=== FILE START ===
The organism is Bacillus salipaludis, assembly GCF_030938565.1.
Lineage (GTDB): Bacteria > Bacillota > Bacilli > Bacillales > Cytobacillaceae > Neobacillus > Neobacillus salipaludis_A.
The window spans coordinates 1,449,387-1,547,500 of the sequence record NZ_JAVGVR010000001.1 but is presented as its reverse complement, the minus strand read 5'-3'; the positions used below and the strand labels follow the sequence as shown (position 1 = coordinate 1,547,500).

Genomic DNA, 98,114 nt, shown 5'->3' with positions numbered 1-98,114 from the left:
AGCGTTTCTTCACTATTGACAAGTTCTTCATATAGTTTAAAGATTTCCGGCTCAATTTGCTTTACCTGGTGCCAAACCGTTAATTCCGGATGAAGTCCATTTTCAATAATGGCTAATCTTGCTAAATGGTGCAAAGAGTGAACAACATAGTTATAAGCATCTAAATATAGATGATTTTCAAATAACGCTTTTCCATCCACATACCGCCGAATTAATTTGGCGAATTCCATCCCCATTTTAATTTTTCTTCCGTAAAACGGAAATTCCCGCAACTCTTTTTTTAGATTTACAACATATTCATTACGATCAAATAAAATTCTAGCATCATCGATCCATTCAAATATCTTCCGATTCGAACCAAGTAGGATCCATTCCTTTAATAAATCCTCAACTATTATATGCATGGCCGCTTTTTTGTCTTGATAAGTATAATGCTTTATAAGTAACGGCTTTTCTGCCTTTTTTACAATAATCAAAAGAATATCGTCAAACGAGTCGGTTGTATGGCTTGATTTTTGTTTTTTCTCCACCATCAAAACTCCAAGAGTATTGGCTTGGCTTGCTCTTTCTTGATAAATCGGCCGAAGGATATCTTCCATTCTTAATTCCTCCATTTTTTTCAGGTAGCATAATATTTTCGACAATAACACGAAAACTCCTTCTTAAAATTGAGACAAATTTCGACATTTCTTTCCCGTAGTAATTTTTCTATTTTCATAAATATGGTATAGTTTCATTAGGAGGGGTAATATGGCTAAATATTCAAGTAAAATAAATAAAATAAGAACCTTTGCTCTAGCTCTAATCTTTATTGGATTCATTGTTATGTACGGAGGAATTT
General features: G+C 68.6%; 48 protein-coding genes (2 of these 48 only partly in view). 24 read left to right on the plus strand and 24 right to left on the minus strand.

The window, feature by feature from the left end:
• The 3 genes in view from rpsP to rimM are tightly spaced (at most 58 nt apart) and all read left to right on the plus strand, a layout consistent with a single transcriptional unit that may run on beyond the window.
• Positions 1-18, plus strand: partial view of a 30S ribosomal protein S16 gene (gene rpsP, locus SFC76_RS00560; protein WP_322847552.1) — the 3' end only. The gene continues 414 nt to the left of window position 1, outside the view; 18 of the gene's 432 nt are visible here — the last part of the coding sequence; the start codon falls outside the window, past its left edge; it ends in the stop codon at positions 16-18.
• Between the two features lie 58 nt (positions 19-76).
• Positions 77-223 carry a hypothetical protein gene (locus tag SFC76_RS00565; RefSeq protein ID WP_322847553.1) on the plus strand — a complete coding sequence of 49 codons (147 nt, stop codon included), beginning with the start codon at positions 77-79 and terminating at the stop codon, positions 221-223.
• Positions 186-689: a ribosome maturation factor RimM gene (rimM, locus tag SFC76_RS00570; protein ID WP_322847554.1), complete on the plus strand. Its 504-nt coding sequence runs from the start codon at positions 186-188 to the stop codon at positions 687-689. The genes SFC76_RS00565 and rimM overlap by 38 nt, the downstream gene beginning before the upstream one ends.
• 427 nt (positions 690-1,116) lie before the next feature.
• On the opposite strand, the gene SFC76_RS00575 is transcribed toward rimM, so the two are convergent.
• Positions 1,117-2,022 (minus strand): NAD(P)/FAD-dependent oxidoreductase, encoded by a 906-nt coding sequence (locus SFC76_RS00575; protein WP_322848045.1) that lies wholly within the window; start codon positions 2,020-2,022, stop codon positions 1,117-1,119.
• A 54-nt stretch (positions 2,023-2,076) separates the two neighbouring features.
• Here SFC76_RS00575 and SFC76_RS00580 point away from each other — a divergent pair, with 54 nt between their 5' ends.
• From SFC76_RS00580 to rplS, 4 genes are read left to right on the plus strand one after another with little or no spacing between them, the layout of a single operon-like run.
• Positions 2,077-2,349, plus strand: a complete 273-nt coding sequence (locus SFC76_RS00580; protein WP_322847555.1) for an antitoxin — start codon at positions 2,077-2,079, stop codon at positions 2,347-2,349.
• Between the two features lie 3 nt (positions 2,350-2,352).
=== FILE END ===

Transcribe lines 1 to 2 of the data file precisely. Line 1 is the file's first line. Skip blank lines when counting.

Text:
The organism is Bacillus salipaludis, assembly GCF_030938565.1.
Lineage (GTDB): Bacteria > Bacillota > Bacilli > Bacillales > Cytobacillaceae > Neobacillus > Neobacillus salipaludis_A.